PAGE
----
NCRN member: My institution recently completed an 18-month planning grant around Credential As You Go. Part of that involved conducting a landscape analysis across the U.S. to see what was happening around incremental credentialing. Stackability was only one of five credentialing patterns we saw. I think higher ed would agree that higher ed has a vested interest in the system of degrees. In thinking about everything leading to that, we did see many other ways to look at incremental credentials. The reason we adopted that language—incremental credentials over microcredentials—was that microcredentials only really described part of what was going on. So, we tried to come up with a neutral term: incremental. We also did some pilot work with faculty and found that once faculty got their heads around something familiar and understood how it would fit into the bigger picture, then they started coming up with other ways to implement incremental credentialing. So, I’m wondering whether stackability is a temporary priority and we’re going to see a shift as we become more aware that credentials should also have value beyond single credentials. We don’t want to recreate dead-end pathways for people where different groups of students or workers are encouraged to earn a specific credential and others are encouraged to stack, leading to a tiered system—and that’s worse than what we already have. We’ve been discussing this in terms of avoiding what we already have.
NCRN member: What about demand for different education modalities? You can look at the number of people who officially enroll in undergraduate programs on a part-time basis as evidence that many want to work and go to college simultaneously. Many are unwilling or unable though, right? There’s not enough financial assistance for them to continue. How do we reconcile those data points while struggling with learner agency and stackability?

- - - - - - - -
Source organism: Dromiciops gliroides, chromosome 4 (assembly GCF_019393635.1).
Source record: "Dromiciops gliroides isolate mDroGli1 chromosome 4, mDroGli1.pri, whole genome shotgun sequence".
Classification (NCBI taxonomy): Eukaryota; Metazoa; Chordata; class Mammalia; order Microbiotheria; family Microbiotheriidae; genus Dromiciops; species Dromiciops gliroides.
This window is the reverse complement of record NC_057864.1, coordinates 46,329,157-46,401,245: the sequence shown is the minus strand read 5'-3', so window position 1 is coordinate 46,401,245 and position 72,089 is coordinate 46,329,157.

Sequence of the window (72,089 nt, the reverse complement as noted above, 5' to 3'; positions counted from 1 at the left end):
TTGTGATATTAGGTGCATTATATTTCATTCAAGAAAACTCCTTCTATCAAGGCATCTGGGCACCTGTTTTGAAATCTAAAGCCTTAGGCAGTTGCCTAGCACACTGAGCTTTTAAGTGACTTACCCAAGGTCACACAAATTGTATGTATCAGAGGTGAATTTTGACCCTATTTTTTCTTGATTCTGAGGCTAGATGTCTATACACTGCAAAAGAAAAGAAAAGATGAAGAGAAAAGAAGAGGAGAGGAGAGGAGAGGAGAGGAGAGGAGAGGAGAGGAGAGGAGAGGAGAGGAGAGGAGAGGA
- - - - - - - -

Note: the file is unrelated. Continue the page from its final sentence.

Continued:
NCRN member: The concerns that microcredentials have raised have had to do, in part, with the concept of the public good of education; i.e., that education is not just about enabling people to get their entry-level job, but enabling people to become responsible citizens, to lead satisfying lives. How do we make sure there is somehow, somewhere, a nutritious meal involved (according to the “small bites of education” analogy Ted Mitchell makes)? Otherwise, microcredentials risk becoming the alternate track for the less ambitious, less advantaged —and will in fact become part of the already problematic stratification of higher education. Thoughts on that?
Jackie: I couldn’t agree more. In my view, traditional postsecondary education will always have a role in teaching the foundational knowledge and transferable skills that will set people up for a successful life of continual learning. And this will hopefully be complemented with smaller bites of education—microcredentials or something like them.